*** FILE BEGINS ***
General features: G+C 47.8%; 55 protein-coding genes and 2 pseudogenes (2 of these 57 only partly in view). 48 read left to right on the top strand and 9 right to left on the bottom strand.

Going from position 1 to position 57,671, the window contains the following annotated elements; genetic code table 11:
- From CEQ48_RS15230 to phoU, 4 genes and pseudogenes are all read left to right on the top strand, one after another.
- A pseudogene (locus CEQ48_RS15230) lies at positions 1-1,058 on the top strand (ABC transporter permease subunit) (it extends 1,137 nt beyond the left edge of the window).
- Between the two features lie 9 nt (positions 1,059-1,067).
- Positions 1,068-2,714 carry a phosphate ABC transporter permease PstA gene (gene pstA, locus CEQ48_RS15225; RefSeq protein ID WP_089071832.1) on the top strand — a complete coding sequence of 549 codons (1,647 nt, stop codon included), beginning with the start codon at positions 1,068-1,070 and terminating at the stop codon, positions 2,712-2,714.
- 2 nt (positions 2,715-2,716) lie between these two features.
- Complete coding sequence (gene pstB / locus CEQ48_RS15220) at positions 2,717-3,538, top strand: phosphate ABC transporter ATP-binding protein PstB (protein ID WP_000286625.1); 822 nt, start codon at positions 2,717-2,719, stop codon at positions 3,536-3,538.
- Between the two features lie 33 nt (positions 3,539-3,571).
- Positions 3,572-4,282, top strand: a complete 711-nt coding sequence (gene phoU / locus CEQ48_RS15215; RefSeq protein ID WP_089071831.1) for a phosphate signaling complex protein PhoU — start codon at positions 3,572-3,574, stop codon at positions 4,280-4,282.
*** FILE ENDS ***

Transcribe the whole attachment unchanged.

General features: G+C 47.8%; 55 protein-coding genes and 2 pseudogenes (2 of these 57 only partly in view). 48 read left to right on the top strand and 9 right to left on the bottom strand.

Going from position 1 to position 57,671, the window contains the following annotated elements; genetic code table 11:
- From CEQ48_RS15230 to phoU, 4 genes and pseudogenes are all read left to right on the top strand, one after another.
- A pseudogene (locus CEQ48_RS15230) lies at positions 1-1,058 on the top strand (ABC transporter permease subunit) (it extends 1,137 nt beyond the left edge of the window).
- Between the two features lie 9 nt (positions 1,059-1,067).
- Positions 1,068-2,714 carry a phosphate ABC transporter permease PstA gene (gene pstA, locus CEQ48_RS15225; RefSeq protein ID WP_089071832.1) on the top strand — a complete coding sequence of 549 codons (1,647 nt, stop codon included), beginning with the start codon at positions 1,068-1,070 and terminating at the stop codon, positions 2,712-2,714.
- 2 nt (positions 2,715-2,716) lie between these two features.
- Complete coding sequence (gene pstB / locus CEQ48_RS15220) at positions 2,717-3,538, top strand: phosphate ABC transporter ATP-binding protein PstB (protein ID WP_000286625.1); 822 nt, start codon at positions 2,717-2,719, stop codon at positions 3,536-3,538.
- Between the two features lie 33 nt (positions 3,539-3,571).
- Positions 3,572-4,282, top strand: a complete 711-nt coding sequence (gene phoU / locus CEQ48_RS15215; RefSeq protein ID WP_089071831.1) for a phosphate signaling complex protein PhoU — start codon at positions 3,572-3,574, stop codon at positions 4,280-4,282.